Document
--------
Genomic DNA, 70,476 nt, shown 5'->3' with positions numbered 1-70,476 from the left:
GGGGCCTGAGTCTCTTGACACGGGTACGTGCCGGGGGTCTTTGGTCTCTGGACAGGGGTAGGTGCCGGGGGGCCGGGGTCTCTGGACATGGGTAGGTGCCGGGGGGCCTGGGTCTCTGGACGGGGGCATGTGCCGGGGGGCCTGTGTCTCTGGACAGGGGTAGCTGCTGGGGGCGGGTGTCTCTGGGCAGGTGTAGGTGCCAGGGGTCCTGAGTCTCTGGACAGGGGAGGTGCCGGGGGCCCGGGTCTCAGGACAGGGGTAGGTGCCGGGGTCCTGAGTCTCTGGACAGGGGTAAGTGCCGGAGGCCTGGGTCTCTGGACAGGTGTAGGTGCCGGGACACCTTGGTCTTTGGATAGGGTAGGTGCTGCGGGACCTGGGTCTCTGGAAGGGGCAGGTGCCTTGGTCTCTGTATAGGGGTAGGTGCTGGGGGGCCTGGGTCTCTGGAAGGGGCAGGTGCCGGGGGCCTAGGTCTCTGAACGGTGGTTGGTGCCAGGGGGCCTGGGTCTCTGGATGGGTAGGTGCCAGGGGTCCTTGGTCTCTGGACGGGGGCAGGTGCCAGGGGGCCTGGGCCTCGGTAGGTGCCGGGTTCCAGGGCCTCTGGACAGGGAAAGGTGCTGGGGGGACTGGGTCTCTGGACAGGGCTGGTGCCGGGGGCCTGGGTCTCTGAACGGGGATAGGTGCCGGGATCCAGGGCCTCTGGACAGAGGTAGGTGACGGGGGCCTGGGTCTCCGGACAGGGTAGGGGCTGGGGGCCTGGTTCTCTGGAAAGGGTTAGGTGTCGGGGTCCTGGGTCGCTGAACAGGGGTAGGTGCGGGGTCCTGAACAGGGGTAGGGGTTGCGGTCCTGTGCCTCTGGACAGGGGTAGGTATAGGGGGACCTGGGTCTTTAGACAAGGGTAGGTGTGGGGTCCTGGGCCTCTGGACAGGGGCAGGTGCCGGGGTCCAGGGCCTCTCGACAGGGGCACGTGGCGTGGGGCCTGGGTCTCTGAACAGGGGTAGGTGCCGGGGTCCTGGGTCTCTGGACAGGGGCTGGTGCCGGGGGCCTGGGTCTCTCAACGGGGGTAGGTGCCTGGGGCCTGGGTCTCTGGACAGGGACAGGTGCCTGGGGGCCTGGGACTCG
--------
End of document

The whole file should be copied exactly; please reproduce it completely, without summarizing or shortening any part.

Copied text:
Genomic DNA, 70,476 nt, shown 5'->3' with positions numbered 1-70,476 from the left:
GGGGCCTGAGTCTCTTGACACGGGTACGTGCCGGGGGTCTTTGGTCTCTGGACAGGGGTAGGTGCCGGGGGGCCGGGGTCTCTGGACATGGGTAGGTGCCGGGGGGCCTGGGTCTCTGGACGGGGGCATGTGCCGGGGGGCCTGTGTCTCTGGACAGGGGTAGCTGCTGGGGGCGGGTGTCTCTGGGCAGGTGTAGGTGCCAGGGGTCCTGAGTCTCTGGACAGGGGAGGTGCCGGGGGCCCGGGTCTCAGGACAGGGGTAGGTGCCGGGGTCCTGAGTCTCTGGACAGGGGTAAGTGCCGGAGGCCTGGGTCTCTGGACAGGTGTAGGTGCCGGGACACCTTGGTCTTTGGATAGGGTAGGTGCTGCGGGACCTGGGTCTCTGGAAGGGGCAGGTGCCTTGGTCTCTGTATAGGGGTAGGTGCTGGGGGGCCTGGGTCTCTGGAAGGGGCAGGTGCCGGGGGCCTAGGTCTCTGAACGGTGGTTGGTGCCAGGGGGCCTGGGTCTCTGGATGGGTAGGTGCCAGGGGTCCTTGGTCTCTGGACGGGGGCAGGTGCCAGGGGGCCTGGGCCTCGGTAGGTGCCGGGTTCCAGGGCCTCTGGACAGGGAAAGGTGCTGGGGGGACTGGGTCTCTGGACAGGGCTGGTGCCGGGGGCCTGGGTCTCTGAACGGGGATAGGTGCCGGGATCCAGGGCCTCTGGACAGAGGTAGGTGACGGGGGCCTGGGTCTCCGGACAGGGTAGGGGCTGGGGGCCTGGTTCTCTGGAAAGGGTTAGGTGTCGGGGTCCTGGGTCGCTGAACAGGGGTAGGTGCGGGGTCCTGAACAGGGGTAGGGGTTGCGGTCCTGTGCCTCTGGACAGGGGTAGGTATAGGGGGACCTGGGTCTTTAGACAAGGGTAGGTGTGGGGTCCTGGGCCTCTGGACAGGGGCAGGTGCCGGGGTCCAGGGCCTCTCGACAGGGGCACGTGGCGTGGGGCCTGGGTCTCTGAACAGGGGTAGGTGCCGGGGTCCTGGGTCTCTGGACAGGGGCTGGTGCCGGGGGCCTGGGTCTCTCAACGGGGGTAGGTGCCTGGGGCCTGGGTCTCTGGACAGGGACAGGTGCCTGGGGGCCTGGGACTCG